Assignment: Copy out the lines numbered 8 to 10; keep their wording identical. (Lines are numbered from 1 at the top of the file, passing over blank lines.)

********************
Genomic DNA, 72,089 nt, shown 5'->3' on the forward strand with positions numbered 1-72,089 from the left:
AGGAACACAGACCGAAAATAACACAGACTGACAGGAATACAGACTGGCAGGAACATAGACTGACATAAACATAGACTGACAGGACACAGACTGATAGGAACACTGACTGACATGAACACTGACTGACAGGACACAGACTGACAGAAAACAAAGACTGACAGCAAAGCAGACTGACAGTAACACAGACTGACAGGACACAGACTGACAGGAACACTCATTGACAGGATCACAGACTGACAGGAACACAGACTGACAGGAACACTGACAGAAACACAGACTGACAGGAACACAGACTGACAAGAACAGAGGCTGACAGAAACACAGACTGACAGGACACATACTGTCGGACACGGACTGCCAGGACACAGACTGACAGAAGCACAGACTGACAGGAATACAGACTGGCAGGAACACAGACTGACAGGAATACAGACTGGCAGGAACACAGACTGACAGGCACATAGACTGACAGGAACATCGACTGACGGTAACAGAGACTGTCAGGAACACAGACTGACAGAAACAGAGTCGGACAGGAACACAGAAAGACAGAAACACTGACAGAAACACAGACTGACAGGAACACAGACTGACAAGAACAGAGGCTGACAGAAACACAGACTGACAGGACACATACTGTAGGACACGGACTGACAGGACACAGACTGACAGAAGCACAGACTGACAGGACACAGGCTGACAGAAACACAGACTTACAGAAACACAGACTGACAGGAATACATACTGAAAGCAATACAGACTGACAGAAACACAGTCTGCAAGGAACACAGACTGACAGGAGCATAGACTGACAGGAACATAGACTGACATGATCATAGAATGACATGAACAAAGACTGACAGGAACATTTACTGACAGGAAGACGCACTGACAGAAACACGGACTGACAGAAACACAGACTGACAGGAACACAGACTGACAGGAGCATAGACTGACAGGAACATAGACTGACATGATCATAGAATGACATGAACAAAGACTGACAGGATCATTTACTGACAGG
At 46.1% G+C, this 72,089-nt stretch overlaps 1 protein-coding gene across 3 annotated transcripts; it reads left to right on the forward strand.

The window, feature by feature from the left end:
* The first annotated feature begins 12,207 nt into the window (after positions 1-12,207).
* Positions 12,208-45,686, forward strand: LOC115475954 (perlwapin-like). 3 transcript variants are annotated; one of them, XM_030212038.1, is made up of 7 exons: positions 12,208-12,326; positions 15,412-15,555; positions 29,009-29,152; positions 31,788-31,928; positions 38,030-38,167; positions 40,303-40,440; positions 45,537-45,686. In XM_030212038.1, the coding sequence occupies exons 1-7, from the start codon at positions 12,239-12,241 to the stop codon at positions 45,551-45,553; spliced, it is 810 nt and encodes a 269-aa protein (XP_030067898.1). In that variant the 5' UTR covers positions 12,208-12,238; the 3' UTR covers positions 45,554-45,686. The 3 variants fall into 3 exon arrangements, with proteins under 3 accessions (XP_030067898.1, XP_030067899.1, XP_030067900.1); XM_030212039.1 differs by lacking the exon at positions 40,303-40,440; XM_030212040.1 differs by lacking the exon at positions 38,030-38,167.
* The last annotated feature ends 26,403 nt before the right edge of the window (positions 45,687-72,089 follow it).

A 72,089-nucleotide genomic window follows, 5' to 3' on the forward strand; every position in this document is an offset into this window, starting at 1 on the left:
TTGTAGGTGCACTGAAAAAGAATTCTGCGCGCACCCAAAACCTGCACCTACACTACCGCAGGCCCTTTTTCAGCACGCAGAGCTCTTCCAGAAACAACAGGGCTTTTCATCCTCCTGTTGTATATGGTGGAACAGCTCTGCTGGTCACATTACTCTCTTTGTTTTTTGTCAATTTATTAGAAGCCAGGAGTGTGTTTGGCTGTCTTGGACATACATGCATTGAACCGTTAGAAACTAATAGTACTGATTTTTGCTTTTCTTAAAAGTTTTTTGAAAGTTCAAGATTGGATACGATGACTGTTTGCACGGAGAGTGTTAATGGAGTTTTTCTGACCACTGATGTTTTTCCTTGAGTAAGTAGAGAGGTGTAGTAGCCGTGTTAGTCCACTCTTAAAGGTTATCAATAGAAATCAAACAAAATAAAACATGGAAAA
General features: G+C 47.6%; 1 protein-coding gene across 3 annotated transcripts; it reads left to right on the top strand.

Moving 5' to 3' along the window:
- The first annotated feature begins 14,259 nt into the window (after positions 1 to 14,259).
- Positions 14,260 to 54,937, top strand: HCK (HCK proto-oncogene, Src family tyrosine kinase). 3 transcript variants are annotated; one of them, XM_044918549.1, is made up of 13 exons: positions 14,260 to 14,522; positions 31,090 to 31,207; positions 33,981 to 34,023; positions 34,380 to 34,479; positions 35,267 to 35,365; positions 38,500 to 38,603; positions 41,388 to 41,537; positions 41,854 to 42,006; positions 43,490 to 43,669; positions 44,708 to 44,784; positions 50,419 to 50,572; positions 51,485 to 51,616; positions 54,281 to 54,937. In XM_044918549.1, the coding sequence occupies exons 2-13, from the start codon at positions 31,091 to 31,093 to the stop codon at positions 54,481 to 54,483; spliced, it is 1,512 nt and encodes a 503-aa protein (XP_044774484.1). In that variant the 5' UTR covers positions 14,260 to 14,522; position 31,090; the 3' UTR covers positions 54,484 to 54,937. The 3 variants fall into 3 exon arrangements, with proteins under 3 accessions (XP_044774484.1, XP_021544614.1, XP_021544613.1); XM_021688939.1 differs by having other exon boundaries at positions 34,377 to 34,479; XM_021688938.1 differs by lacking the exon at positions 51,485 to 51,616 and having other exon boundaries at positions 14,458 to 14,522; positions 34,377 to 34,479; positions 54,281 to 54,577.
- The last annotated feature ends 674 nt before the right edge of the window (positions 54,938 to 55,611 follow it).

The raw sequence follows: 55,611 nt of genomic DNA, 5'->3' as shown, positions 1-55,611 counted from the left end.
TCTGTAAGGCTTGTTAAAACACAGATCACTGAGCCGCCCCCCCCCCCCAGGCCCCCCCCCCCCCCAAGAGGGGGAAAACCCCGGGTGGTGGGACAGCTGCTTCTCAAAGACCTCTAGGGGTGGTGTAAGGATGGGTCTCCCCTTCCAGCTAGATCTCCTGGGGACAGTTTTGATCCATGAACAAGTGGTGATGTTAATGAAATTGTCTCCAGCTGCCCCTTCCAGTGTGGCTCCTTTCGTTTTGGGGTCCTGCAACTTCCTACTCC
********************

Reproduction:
A 72,089-nucleotide genomic window follows, 5' to 3' on the forward strand; every position in this document is an offset into this window, starting at 1 on the left:
TTGTAGGTGCACTGAAAAAGAATTCTGCGCGCACCCAAAACCTGCACCTACACTACCGCAGGCCCTTTTTCAGCACGCAGAGCTCTTCCAGAAACAACAGGGCTTTTCATCCTCCTGTTGTATATGGTGGAACAGCTCTGCTGGTCACATTACTCTCTTTGTTTTTTGTCAATTTATTAGAAGCCAGGAGTGTGTTTGGCTGTCTTGGACATACATGCATTGAACCGTTAGAAACTAATAGTACTGATTTTTGCTTTTCTTAAAAGTTTTTTGAAAGTTCAAGATTGGATACGATGACTGTTTGCACGGAGAGTGTTAATGGAGTTTTTCTGACCACTGATGTTTTTCCTTGAGTAAGTAGAGAGGTGTAGTAGCCGTGTTAGTCCACTCTTAAAGGTTATCAATAGAAATCAAACAAAATAAAACATGGAAAA
General features: G+C 47.6%; 1 protein-coding gene across 3 annotated transcripts; it reads left to right on the top strand.